When polymerase chain reaction (PCR) tests became mandatory for international arrivals back in January, aviation leaders hoped the move – in conjunction with the global vaccination programme – would help to restore confidence in foreign travel. But far from ushering in a new era of post-pandemic travel, rip-off PCR tests are deterring thousands of families from jetting off this summer – thanks in part to a punitive tax that prices out all but the affluent.
For a recent trip to an amber list country, I had to purchase a ‘fit to fly’ testing kit costing £150, and some providers are charging as much as £575 for a single test. That is more expensive than most economy class flights to continental Europe. Indeed, British residents are having to pay twice as much for PCR tests than the majority of those living in Europe, singling us out as a nation where only the rich can afford to fly. You begin to wonder why these gold-standard tests are so exorbitant when they are significantly cheaper elsewhere and provided free by the Government in various circumstances.
Clinicians argue that high fares are due to staffing and laboratory fees. Others, including Health Secretary Sajid Javid, say it is the fault of rogue providers for exploiting their customers and not being transparent. The truth probably lies somewhere between the two, but we shouldn’t ignore another factor in the high price of tests – VAT
As ever with consumption taxes, it’s the worst off who suffer the most. A recent survey by Opinium suggested that only 5% of the poorest Britons have left the country over the last few months. However another poll, this time by Survation, showed 40% of respondents saying they would consider booking a trip if VAT was removed.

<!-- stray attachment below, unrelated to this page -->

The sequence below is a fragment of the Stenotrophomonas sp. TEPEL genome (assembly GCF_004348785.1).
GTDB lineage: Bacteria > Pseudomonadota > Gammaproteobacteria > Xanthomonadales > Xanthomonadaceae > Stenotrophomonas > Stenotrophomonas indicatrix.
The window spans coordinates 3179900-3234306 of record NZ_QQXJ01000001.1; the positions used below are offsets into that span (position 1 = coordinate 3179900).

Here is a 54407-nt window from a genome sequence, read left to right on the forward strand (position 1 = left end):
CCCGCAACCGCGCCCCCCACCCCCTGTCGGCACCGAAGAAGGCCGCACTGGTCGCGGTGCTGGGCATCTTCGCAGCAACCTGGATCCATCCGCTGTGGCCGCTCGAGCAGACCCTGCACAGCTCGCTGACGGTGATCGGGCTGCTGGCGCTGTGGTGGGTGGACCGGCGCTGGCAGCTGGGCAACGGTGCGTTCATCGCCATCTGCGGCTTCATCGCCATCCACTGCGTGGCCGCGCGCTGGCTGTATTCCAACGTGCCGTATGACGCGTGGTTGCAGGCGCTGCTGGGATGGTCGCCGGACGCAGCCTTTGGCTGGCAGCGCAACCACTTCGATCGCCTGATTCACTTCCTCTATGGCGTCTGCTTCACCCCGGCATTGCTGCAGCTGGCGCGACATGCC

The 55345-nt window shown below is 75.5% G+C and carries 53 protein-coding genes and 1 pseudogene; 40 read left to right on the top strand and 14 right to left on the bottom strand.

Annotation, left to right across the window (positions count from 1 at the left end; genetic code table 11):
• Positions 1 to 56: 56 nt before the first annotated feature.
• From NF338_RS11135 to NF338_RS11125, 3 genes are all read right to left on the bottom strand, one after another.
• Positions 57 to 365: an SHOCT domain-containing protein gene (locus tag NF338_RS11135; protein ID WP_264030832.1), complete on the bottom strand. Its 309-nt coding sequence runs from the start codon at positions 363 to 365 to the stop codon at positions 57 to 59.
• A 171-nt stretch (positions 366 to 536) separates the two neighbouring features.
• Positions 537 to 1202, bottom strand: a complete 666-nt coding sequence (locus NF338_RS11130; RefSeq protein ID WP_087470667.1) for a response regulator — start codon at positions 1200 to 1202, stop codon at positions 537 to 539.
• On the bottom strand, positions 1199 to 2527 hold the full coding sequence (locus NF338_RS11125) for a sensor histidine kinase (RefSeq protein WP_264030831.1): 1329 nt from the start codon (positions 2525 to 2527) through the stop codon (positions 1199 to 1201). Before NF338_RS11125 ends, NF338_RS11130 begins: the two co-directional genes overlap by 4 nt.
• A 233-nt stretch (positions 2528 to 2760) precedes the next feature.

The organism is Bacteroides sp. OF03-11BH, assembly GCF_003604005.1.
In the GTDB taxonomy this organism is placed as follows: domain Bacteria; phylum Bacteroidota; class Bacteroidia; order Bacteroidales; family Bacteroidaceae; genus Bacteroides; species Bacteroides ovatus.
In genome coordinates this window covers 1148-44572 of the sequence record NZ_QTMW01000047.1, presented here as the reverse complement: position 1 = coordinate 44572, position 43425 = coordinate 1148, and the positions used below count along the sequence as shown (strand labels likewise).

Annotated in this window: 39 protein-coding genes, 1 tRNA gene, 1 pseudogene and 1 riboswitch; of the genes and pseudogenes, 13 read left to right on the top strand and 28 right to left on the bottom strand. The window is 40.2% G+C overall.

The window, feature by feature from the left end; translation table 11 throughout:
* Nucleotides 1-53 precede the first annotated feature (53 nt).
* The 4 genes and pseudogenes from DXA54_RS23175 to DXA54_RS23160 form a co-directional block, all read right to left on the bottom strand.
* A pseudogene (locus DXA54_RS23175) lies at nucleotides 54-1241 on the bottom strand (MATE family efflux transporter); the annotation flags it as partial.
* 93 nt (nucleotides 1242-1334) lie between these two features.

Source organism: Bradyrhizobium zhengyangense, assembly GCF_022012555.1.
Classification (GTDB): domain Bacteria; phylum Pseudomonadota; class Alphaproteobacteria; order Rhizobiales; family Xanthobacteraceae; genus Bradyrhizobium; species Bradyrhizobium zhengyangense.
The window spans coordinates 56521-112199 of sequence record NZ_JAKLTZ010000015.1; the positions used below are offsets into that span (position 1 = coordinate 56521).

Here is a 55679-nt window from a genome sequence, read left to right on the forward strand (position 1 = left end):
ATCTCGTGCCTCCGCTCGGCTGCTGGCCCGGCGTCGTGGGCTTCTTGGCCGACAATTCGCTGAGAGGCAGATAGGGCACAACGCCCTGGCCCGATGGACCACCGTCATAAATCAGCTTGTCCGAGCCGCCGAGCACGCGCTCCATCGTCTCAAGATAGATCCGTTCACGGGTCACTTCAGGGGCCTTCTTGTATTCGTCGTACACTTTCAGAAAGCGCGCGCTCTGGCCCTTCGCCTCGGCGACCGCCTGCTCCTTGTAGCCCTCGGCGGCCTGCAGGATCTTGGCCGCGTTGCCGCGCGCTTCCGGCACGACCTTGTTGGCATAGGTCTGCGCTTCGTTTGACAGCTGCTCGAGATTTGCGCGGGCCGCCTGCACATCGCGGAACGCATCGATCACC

Decent healthcare firms working flat out to deliver swift and reliable swab results also feel they are being unfairly accused of profiteering when a sizeable chunk of the cost is levied by the Treasury. Lyn Blyth, Director of Operations at Hughes Healthcare, tells me the Exchequer ‘is taking the opportunity to profit off this necessity’ and that the tax is acting as a barrier in ‘keeping international travel accessible’.
For months, businesses have been pleading with policymakers to withdraw the levy. Commercial airliners like Tui, who have been outsourcing tests, said they have had to subsidise testing costs to keep their package deals attractive. It is clear that this stealth tax is not just hurting holidaymakers. It is inflicting damage to the grounded tourism sector that depends on frequent flyers for its very survival.
If the Prime Minister really believes in a more ‘user-friendly’ travel system that gets ‘the industry moving again’, his government should take action and scrap VAT on PCR tests. It would mean a saving of between £40 and £240 for a family of four, which would potentially cover the entire cost of their return flights from the continent.
The positive knock-on effects could also be considerable. Indeed, researchers at the University of Hull found that radically slashing VAT on tests could boost the economy by nearly £5 billion, while the tax take from holiday spending would increase by £140 million to £2 billion.
It was encouraging to see the Government this week cut the cost of NHS tests. As we approach the latter end of the summer season, it is time for our leaders to take financial responsibility and waive VAT on all private Covid tests. By doing so, it would send a strong message of support: not only to those working in aviation and tourism desperate to see passengers take their seats, but to the hardworking men and women who, this year more than ever, deserve some time in the sun.
Click here to subscribe to our daily briefing – the best pieces from CapX and across the web.
CapX depends on the generosity of its readers. If you value what we do, please consider making a donation.